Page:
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Giving birth has gotten riskier.

Giving birth has gotten riskier. Giving Birth by Cesarean Section

Hospitals and public health officials are working to improve safety for mothers in the delivery room following sharp increases in the rate of severe complications from childbirth. Emergencies during delivery, such as cardiac arrest, respiratory distress and kidney failure, increased by 75% in the decade ended 2009, according to a new study by the federal Centers for Disease Control and Prevention. In the days immediately following delivery, severe complications for women more than doubled over the same time period.

A national safety program is helping hospitals stem the rise in complications from childbirth, which, a new study found, have nearly doubled in the past decade. More mothers-to-be are older or obese. But complication also hit healthy mothers, and newborns. WSJ's Laura Landro and Premier President Susan DeVore discuss on Lunch Break. Photo: AP.
Some type of pregnancy or delivery complication occurs during many of the more than four million births annually in the U.S., but most aren't life-threatening. Severe complications affect a total of about 52,000 women a year.

A big reason for the increase is the number of pregnant women who are older, obese, or have chronic conditions such as diabetes and kidney disease that put them at higher risk. But healthy women, too, can experience major complications such as severe bleeding, or hemorrhage, which is the most common cause of death after childbirth. A nearly 60% increase in the rate of Caesarean-section delivery since 1996 is associated with a sharp increase in a condition known as placenta accreta, in which the placenta grows into the uterine wall through a surgical scar, and can cause severe hemorrhage after delivery.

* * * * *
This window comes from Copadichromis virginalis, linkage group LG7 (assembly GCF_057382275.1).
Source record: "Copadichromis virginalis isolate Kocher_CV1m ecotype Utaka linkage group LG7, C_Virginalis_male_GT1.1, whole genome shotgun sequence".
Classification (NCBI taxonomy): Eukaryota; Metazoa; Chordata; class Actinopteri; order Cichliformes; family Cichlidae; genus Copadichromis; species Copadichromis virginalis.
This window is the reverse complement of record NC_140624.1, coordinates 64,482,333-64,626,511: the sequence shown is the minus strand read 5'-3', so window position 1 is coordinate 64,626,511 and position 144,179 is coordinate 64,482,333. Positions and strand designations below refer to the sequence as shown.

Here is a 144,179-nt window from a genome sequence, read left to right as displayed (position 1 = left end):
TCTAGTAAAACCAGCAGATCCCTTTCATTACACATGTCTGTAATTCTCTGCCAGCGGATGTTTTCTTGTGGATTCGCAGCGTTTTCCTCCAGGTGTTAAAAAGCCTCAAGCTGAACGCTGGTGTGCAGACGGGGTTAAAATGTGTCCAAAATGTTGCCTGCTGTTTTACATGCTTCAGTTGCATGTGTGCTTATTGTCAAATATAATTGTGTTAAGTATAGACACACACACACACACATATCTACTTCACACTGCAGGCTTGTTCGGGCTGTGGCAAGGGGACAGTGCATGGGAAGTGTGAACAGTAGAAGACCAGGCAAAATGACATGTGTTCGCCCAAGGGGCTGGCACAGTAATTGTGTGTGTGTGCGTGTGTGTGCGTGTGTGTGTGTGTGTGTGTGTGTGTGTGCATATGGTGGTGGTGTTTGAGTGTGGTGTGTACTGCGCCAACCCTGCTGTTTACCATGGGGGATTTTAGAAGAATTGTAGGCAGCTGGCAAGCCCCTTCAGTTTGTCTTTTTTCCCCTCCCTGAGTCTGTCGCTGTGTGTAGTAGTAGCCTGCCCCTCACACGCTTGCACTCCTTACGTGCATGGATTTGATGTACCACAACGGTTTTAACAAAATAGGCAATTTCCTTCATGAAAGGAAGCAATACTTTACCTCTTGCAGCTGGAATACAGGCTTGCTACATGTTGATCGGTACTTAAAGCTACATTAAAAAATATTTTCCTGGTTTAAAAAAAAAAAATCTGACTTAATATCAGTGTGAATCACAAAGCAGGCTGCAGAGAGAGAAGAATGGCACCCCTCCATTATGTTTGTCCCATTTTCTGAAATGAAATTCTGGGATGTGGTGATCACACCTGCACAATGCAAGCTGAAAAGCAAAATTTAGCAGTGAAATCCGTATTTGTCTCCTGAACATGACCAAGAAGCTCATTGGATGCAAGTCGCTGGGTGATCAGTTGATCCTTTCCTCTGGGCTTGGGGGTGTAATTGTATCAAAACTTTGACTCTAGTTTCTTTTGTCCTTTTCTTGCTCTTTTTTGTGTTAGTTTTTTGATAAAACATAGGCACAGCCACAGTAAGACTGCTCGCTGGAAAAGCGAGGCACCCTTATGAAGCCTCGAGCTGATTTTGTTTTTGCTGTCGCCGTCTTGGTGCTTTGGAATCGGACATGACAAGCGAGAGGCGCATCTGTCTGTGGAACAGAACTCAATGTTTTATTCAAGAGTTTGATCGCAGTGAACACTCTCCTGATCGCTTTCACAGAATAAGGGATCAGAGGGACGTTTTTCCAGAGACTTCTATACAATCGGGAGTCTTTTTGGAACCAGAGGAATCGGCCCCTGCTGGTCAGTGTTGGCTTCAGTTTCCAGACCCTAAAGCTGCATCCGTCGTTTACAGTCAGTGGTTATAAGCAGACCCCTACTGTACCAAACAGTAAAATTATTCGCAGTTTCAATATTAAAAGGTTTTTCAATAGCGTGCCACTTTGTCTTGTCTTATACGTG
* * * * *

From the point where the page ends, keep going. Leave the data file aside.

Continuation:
Enlarge ImageGiving birth has gotten riskier.
Mark Hirsch for The Wall Street Journal
When Danielle Dargatz of Milwaukee had her fourth child, Zaileigh, an emergency hysterectomy was needed to stop hemorrhaging.
"There is a clarion call now to address the problem of maternal complications," says William Callaghan, chief of the CDC's maternal and child health bureau and lead author of the recent study. "Regardless of age or health, when things go wrong they can go south very fast, and you need a well-oiled team trained to respond in times of crisis."

Mark Hirsch for The Wall Street Journal
Danielle Dargatz sits on a couch with her children , Ediesco , 5,(left) Yanalise, 6, Zaileigh, 7 months, and Breena 2, at her home in Milwaukee, Wisconsin.
Many safety-improvement programs in the past have focused on preventing harm to infants. Now, experts are calling for an equal emphasis on the mother. The CDC is funding programs in a number of states to establish guidelines and protocols for improving safety and preventing injury. And obstetrics teams are holding drills to train doctors and nurses to rapidly respond to maternal complications. They are using simulated emergencies that include fake blood, robots that mimic physiologic states, and actresses standing in as patients.

Hospitals are borrowing strategies from the military to train staff in teamwork and care protocols that have been proven to reduce injuries, minimize trauma and avert deaths.

Danielle Dargatz wasn't considered high-risk while pregnant with her fourth child. But the 25-year-old began hemorrhaging in the delivery room after the child, a daughter, was born last April at Aurora West Allis Medical Center, near Milwaukee. After her obstetrician's efforts to stanch the bleeding with medication and other measures failed, hospital staff initiated a massive transfusion protocol, a standardized order to rapidly deliver blood, and called in a surgeon to perform an emergency hysterectomy.